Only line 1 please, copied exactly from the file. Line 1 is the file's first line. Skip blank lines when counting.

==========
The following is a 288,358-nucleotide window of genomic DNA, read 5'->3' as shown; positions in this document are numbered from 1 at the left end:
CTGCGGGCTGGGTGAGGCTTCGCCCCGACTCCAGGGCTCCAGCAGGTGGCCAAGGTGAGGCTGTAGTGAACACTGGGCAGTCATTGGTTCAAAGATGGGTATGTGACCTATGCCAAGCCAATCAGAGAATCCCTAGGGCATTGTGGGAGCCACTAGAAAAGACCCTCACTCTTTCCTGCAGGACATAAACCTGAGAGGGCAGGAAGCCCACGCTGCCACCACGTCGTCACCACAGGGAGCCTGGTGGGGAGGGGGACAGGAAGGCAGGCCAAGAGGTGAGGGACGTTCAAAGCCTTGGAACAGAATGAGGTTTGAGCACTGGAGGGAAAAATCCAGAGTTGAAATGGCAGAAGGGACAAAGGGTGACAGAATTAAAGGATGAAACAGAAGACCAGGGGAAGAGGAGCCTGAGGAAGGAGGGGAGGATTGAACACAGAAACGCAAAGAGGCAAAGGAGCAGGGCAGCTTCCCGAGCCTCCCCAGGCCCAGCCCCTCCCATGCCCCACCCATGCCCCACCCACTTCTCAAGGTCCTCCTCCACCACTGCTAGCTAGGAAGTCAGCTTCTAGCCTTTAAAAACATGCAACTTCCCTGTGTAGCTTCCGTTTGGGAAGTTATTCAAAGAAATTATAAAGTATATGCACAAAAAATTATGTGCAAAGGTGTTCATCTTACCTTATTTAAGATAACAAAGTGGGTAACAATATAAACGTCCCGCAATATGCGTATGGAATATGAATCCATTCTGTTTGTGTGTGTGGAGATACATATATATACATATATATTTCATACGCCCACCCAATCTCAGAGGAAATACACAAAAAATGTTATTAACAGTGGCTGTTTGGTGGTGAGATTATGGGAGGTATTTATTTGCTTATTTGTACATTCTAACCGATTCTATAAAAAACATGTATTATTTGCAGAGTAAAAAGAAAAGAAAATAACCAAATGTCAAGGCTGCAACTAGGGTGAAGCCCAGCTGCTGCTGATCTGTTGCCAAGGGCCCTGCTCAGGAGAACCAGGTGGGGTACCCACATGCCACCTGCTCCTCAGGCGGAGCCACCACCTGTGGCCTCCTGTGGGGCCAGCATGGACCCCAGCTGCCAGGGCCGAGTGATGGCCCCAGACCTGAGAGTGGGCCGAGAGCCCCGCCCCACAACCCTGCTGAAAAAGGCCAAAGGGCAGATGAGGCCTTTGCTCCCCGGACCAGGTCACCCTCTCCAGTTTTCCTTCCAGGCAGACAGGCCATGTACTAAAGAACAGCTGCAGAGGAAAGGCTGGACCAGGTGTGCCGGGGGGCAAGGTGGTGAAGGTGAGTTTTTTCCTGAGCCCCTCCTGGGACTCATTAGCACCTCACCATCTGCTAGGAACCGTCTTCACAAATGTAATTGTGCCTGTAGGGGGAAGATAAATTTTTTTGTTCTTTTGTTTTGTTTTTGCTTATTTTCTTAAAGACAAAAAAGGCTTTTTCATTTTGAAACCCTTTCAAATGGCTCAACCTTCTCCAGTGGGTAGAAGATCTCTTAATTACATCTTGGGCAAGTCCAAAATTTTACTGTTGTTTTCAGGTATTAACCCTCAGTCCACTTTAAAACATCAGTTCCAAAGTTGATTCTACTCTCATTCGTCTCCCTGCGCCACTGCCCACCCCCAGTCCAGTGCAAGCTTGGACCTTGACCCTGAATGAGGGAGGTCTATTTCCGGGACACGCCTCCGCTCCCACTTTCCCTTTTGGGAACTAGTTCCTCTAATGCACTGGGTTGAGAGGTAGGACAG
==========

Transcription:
The following is a 288,358-nucleotide window of genomic DNA, read 5'->3' as shown; positions in this document are numbered from 1 at the left end: